One of the unique aspects of the Coorong is the interaction of water along its length, with sea water and Murray River water meeting rainfall and groundwater. The freshwater supports the fauna (animal) of the area while the sea water is the habitat for much of the birdlife.
The waters of the Coorong are a popular venue for recreational and commercial fishers. The popular 'Coorong Mullet' and 'school mulloway' are the main species. 
A wetland of international significance and important archaeological site, the Coorong is of enormous cultural significance to the Ngarrindjeri people, with ancient mounds of discarded shells revealing archaeological evidence of Aboriginal campsites over thousands of years.

The Hay Plains - The Western part of New South Wales Australia, the Hay Plain is located halfway between Sydney and Adelaide, and about five hours from Melbourne. The Hay Plain is called one of the flattest places on earth.

The town of Hay is a historic farming town in the heart of Country New South Wales. Located on the banks of the Murrumbidgee River and surrounded by the vast grasslands of One Tree Plain, Hay has many fine heritage buildings and a diverse collection of museums. 

During World War II Hay was the location of internment and prisoner of war camps, due in no small measure to its isolated location. Three high-security camps were constructed there in 1940. The first arrivals were over two thousand refugees from Nazi Germany and Austria, many of them Jewish, aged between 16 and 45. They had been interned in Britain when fears of invasion were at their peak, and were then transported to Australia aboard the HMT Dunera. They arrived at Hay on 7 September 1940 in four trains from Sydney and were interned in Camps 7 and 8 (located near the Hay showground) under the guard of the 16th Garrison Battalion of the Australian Army.

Later known as the 'Dunera Boys', the internment at Hay of this assemblage of refugees from Nazi oppression in Europe was an important milestone in Australia's cultural history. 800 of those interned at Hay eventually chose to remain in Australia. The influence of this group of men on subsequent cultural, scientific and business developments in Australia is difficult to over-state; many became an integral and celebrated part of the nation’s cultural and intellectual life. The 'Dunera Boys' are still fondly remembered in Hay. Every year the town holds a 'Dunera Day' in which many surviving internees return to the site of their former imprisonment.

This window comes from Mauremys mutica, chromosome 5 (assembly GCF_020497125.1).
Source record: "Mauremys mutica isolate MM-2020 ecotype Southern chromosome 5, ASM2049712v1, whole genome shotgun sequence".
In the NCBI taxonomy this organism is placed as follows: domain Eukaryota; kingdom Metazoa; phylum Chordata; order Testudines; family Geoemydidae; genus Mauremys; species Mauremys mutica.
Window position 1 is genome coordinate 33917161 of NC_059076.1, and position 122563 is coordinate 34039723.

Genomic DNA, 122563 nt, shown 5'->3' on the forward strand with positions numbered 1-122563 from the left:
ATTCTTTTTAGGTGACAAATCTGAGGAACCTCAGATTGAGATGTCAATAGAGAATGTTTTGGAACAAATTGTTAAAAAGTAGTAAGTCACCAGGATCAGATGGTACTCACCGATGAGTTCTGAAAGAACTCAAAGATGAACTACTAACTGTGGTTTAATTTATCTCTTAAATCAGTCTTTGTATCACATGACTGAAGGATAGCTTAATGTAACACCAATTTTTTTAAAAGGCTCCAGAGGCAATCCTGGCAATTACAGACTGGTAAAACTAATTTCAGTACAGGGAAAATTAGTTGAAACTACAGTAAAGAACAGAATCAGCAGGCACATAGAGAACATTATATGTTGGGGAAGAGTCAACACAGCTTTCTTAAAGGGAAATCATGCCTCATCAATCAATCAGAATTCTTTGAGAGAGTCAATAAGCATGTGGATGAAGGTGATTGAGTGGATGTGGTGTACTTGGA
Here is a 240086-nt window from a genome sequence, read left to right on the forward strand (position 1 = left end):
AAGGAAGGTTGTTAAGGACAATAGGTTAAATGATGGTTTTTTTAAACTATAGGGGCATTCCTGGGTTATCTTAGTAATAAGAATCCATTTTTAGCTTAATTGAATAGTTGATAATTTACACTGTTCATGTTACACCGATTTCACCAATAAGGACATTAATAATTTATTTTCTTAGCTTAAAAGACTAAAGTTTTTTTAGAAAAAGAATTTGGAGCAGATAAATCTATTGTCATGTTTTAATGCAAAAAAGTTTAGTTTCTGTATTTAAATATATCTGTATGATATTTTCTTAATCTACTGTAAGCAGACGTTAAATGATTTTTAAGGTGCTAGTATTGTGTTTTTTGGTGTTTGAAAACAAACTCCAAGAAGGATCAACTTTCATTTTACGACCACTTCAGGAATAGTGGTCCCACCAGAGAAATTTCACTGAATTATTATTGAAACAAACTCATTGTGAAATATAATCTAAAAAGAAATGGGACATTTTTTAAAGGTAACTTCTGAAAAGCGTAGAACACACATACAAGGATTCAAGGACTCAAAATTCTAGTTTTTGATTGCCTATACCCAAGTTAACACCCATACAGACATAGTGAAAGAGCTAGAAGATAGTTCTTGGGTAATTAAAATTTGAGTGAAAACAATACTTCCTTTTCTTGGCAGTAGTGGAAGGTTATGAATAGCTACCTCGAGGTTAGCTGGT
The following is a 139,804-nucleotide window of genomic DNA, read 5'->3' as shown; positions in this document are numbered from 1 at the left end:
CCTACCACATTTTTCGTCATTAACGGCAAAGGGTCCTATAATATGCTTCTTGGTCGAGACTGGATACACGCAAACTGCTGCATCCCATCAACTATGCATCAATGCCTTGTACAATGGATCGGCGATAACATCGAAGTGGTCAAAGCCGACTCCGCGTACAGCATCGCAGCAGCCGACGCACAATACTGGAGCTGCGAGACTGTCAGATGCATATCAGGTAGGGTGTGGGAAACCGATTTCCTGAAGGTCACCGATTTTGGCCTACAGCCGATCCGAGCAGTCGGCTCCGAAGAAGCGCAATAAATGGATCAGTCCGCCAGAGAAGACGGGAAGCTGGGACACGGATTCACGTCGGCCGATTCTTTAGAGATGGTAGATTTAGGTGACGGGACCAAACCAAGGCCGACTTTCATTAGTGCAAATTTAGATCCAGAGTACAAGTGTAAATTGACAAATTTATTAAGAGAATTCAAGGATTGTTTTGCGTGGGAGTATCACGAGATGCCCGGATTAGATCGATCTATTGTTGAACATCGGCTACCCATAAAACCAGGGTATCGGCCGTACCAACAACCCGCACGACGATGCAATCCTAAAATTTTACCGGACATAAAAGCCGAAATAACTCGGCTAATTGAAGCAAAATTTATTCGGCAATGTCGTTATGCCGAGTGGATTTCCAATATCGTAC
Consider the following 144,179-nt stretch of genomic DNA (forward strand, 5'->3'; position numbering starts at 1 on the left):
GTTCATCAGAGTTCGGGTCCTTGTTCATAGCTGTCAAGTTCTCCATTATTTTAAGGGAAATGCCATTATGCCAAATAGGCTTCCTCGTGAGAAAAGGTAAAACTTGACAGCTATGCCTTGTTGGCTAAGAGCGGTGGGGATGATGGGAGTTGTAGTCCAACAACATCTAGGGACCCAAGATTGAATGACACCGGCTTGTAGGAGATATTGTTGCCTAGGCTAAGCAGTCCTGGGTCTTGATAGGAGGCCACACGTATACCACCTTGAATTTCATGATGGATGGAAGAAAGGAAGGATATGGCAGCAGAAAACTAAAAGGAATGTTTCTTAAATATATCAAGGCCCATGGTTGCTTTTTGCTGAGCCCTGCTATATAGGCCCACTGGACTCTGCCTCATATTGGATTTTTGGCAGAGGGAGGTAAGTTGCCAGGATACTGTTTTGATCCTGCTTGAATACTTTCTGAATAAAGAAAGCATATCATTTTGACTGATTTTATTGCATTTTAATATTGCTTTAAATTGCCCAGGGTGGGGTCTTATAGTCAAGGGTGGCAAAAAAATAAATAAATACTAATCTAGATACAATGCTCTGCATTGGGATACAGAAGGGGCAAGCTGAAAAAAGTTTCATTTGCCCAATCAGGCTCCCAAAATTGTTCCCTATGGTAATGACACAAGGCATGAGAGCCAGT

Uluru - Sometimes known as Ayers Rock, Uluru is a large sandstone rock formation in the southern part of the Northern Territory in central Australia.

Uluru rises 348 metres above the plain, more than 860 metres above sea level. That's higher than the Eiffel Tower in Paris or the Chrysler Building in New York.

If you walk right around the base of Uluru, you'll find it has a circumference of 9.4 kilometers, or about 5.8 miles. 

In summer it can get really hot. Temperatures can reach up to 47 degrees Celsius in summer, that's over 116 degrees Fahrenheit. But you might be surprised to learn that the park still gets around 307 millimetres of rainfall a year and temperatures can drop to minus seven degrees Celsius, 19 degrees Fahrenheit, on winter nights.

In 1950 Ayers Rock, today known as Uluru, was declared a national park. In 1958 both Ayers Rock and Mt Olga (Kata Tjuta) were excised from an Aboriginal reserve to form the Ayers Rock/Mt Olga National Park. It took more than 35 years campaigning for Ananou, the native Aboriginal people, to be recognized as the park's traditional owners and given the deeds back to their land.

Ananou now own all of Uluru and Kata Tjuta and lease it back to Parks Australia to be jointly managed as a national park. This arrangement first came into place in October 1985, in an historic moment known today as handback.

Monday, April 18, 2016

The Family Tree

When the Rain Stops Falling by Andrew Bovell is a twisty piece of theatre that challenges the audience to stick with it as the time bending slow burn pays off in a painfully beautiful way. In order to help navigate this story that travels between four generations of family, we've included the following family tree in the program:

One of the things we all loved about this play is that there's so much to unpack. It looks at so many things and gives each actor at least one really great moment to shine. We've been trying to get this show on the Dragon stage for several years now and couldn't be more thrilled with the team we managed to land.

The cast during the designer run

Directed by Kimberly Mohne Hill, When the Rain Stops Falling opens May 6th! Tickets now on sale at

Monday, April 4, 2016

Post-Show Discussion for Too Much, Too Much, Too Many

On Sunday, April 3rd the cast and director took questions from the audience after the show. Below are producer/director Nancy McClymont's responses to some questions they were asked on Sunday afternoon.

-What prompted you to choose this play?